The link between mortality and the economy is clear, but not simple. Some studies have suggested that it may be that greater life expectancy itself leads to economic growth, rather than the other way round. Short term effects are also sometimes in the opposite direction. Although suicides are linked to recessions, they can be offset by a fall in deaths caused by pollution and by accidents at work. The strength of the link between increased GDP and longevity also flattens off the richer a country gets.

The publication of the paper came as business leaders warned of a deep and lasting recession. IHS Markit, which produces the purchasing managers’ index with the Chartered Institute of Management and Supply, found the economy to be contracting at the fastest rate since the index began in 1998. It estimates that Britain’s economy had shrunk by 1.5-2 per cent this quarter, and predicted that following a total shutdown that figure would soon be “dwarfed” by what lay ahead. Some economists estimate we could expect a 15 per cent drop in the next quarter.

For comparison, at the height of the 2008/9 financial crash, the economy contracted by 2.1 per cent in a single quarter. Chris Williamson, IHS’s chief business economist, said, “a recession of a scale we have not seen in modern history is looking increasingly likely.”

The link between mortality and the economy is clear, but not simple. Some studies have suggested that it may be that greater life expectancy itself leads to economic growth, rather than the other way round. Short term effects are also sometimes in the opposite direction. Although suicides are linked to recessions, they can be offset by a fall in deaths caused by pollution and by accidents at work. The strength of the link between increased GDP and longevity also flattens off the richer a country gets.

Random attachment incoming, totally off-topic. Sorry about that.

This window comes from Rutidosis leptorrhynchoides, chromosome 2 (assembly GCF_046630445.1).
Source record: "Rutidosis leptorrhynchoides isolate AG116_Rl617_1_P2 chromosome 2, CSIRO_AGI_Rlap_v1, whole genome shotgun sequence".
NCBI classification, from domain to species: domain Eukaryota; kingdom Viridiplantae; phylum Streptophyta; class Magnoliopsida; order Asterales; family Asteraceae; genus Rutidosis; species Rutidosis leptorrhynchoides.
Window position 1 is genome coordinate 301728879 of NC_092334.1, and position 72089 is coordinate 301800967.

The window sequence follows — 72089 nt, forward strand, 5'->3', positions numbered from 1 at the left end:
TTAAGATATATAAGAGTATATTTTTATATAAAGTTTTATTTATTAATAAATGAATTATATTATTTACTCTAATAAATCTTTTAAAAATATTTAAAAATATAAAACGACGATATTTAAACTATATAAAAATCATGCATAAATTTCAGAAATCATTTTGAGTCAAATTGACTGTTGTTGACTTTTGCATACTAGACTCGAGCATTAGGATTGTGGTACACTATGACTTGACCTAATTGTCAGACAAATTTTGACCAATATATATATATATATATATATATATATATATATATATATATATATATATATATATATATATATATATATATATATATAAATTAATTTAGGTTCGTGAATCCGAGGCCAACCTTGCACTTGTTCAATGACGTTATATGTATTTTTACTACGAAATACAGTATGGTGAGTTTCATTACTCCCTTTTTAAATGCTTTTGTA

Mr Thomas said that while the government could well have had no choice but to instigate the current policies, the focus now should be on making the economy work even while much of the country is confined to home.

“It worries me when I hear people saying, ‘Well, vital services can be kept going’. An economist would say that all the services we have are important.

“That’s why people spend money on them.

“The size of the problem is clear. You’ve got to find a way of keeping the whole country working.

 

CORONAVIRUS MAY HAVE INFECTED HALF OF UK POPULATION — OXFORD STUDY

Coronavirus may have infected half of UK population — Oxford study
New epidemiological model suggests the vast majority of people suffer little or no illness
By Clive Cookson, Science Editor
March 24, 2020
Financial Times

The new coronavirus may already have infected far more people in the UK than scientists had previously estimated — perhaps as much as half the population — according to modelling by researchers at the University of Oxford.

If the results are confirmed, they imply that fewer than one in a thousand of those infected with Covid-19 become ill enough to need hospital treatment, said Sunetra Gupta, professor of theoretical epidemiology, who led the study. The vast majority develop very mild symptoms or none at all.

“We need immediately to begin large-scale serological surveys — antibody testing — to assess what stage of the epidemic we are in now,” she said.

The modelling by Oxford’s Evolutionary Ecology of Infectious Disease group indicates that Covid-19 reached the UK by mid-January at the latest. Like many emerging infections, it spread invisibly for more than a month before the first transmissions within the UK were officially recorded at the end of February.